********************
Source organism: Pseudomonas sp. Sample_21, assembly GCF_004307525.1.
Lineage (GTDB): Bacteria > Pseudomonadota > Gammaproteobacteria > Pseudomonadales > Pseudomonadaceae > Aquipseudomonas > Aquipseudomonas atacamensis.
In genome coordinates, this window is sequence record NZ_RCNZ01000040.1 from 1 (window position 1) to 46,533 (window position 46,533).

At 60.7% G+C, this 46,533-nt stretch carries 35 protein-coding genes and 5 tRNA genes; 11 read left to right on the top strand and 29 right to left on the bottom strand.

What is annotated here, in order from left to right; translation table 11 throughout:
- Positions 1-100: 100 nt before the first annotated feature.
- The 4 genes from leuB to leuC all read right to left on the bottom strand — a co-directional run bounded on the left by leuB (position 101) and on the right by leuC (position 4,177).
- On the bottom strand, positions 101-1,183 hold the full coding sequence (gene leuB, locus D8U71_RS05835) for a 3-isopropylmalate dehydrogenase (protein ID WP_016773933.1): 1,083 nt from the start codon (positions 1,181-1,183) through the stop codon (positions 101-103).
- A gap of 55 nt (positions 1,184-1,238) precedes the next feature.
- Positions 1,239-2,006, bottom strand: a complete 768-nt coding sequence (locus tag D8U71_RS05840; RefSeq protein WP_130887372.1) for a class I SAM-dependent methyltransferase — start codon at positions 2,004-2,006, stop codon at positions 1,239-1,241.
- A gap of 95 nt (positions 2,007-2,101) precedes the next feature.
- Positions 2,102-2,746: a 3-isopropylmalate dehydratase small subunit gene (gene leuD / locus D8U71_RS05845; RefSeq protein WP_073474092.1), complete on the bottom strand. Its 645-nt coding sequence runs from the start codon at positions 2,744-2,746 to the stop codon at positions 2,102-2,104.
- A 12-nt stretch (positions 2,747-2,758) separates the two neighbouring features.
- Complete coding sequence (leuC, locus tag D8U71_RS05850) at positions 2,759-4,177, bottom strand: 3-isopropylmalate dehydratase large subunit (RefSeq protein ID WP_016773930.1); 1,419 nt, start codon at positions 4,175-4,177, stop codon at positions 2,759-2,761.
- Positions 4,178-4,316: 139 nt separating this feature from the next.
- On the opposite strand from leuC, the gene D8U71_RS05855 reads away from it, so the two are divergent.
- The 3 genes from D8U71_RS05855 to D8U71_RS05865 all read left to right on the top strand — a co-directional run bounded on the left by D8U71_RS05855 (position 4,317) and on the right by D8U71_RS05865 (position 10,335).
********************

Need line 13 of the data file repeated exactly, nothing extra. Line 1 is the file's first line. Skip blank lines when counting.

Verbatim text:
- A 12-nt stretch (positions 2,747-2,758) separates the two neighbouring features.